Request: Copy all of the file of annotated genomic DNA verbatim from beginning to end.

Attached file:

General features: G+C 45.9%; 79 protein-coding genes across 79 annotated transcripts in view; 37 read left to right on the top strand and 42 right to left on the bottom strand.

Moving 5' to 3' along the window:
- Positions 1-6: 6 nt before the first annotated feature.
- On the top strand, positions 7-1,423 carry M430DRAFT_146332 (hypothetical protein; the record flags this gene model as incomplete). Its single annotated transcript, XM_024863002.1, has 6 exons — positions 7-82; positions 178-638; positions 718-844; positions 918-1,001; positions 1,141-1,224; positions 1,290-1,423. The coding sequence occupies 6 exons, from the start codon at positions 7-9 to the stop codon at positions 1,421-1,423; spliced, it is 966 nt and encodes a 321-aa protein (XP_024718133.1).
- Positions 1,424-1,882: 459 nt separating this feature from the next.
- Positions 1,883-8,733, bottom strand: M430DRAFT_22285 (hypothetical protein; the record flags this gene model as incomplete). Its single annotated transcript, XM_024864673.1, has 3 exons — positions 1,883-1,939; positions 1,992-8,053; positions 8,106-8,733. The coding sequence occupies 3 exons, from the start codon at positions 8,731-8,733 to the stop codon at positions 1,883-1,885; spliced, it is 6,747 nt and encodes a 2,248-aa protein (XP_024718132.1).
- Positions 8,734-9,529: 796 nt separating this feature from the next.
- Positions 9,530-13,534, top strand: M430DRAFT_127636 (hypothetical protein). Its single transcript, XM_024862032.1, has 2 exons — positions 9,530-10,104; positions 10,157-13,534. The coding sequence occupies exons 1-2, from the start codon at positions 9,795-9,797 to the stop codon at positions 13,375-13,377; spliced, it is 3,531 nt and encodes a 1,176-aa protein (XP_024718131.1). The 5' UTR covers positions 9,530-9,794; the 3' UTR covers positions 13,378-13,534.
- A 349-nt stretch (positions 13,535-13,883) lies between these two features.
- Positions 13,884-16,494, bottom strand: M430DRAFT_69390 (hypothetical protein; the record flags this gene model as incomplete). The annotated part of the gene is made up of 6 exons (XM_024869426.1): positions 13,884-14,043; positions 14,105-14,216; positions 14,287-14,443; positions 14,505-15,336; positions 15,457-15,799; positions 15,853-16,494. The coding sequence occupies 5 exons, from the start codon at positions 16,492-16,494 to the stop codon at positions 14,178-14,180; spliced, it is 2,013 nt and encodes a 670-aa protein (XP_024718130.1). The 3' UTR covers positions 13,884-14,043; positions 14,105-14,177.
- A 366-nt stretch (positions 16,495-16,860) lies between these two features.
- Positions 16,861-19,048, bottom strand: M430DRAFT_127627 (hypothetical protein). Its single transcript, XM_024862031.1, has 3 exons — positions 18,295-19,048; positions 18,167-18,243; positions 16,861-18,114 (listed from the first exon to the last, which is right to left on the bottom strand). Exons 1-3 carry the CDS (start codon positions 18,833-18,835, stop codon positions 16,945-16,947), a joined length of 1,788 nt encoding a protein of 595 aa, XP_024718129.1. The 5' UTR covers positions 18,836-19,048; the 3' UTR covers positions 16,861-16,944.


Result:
General features: G+C 45.9%; 79 protein-coding genes across 79 annotated transcripts in view; 37 read left to right on the top strand and 42 right to left on the bottom strand.

Moving 5' to 3' along the window:
- Positions 1-6: 6 nt before the first annotated feature.
- On the top strand, positions 7-1,423 carry M430DRAFT_146332 (hypothetical protein; the record flags this gene model as incomplete). Its single annotated transcript, XM_024863002.1, has 6 exons — positions 7-82; positions 178-638; positions 718-844; positions 918-1,001; positions 1,141-1,224; positions 1,290-1,423. The coding sequence occupies 6 exons, from the start codon at positions 7-9 to the stop codon at positions 1,421-1,423; spliced, it is 966 nt and encodes a 321-aa protein (XP_024718133.1).
- Positions 1,424-1,882: 459 nt separating this feature from the next.
- Positions 1,883-8,733, bottom strand: M430DRAFT_22285 (hypothetical protein; the record flags this gene model as incomplete). Its single annotated transcript, XM_024864673.1, has 3 exons — positions 1,883-1,939; positions 1,992-8,053; positions 8,106-8,733. The coding sequence occupies 3 exons, from the start codon at positions 8,731-8,733 to the stop codon at positions 1,883-1,885; spliced, it is 6,747 nt and encodes a 2,248-aa protein (XP_024718132.1).
- Positions 8,734-9,529: 796 nt separating this feature from the next.
- Positions 9,530-13,534, top strand: M430DRAFT_127636 (hypothetical protein). Its single transcript, XM_024862032.1, has 2 exons — positions 9,530-10,104; positions 10,157-13,534. The coding sequence occupies exons 1-2, from the start codon at positions 9,795-9,797 to the stop codon at positions 13,375-13,377; spliced, it is 3,531 nt and encodes a 1,176-aa protein (XP_024718131.1). The 5' UTR covers positions 9,530-9,794; the 3' UTR covers positions 13,378-13,534.
- A 349-nt stretch (positions 13,535-13,883) lies between these two features.
- Positions 13,884-16,494, bottom strand: M430DRAFT_69390 (hypothetical protein; the record flags this gene model as incomplete). The annotated part of the gene is made up of 6 exons (XM_024869426.1): positions 13,884-14,043; positions 14,105-14,216; positions 14,287-14,443; positions 14,505-15,336; positions 15,457-15,799; positions 15,853-16,494. The coding sequence occupies 5 exons, from the start codon at positions 16,492-16,494 to the stop codon at positions 14,178-14,180; spliced, it is 2,013 nt and encodes a 670-aa protein (XP_024718130.1). The 3' UTR covers positions 13,884-14,043; positions 14,105-14,177.
- A 366-nt stretch (positions 16,495-16,860) lies between these two features.
- Positions 16,861-19,048, bottom strand: M430DRAFT_127627 (hypothetical protein). Its single transcript, XM_024862031.1, has 3 exons — positions 18,295-19,048; positions 18,167-18,243; positions 16,861-18,114 (listed from the first exon to the last, which is right to left on the bottom strand). Exons 1-3 carry the CDS (start codon positions 18,833-18,835, stop codon positions 16,945-16,947), a joined length of 1,788 nt encoding a protein of 595 aa, XP_024718129.1. The 5' UTR covers positions 18,836-19,048; the 3' UTR covers positions 16,861-16,944.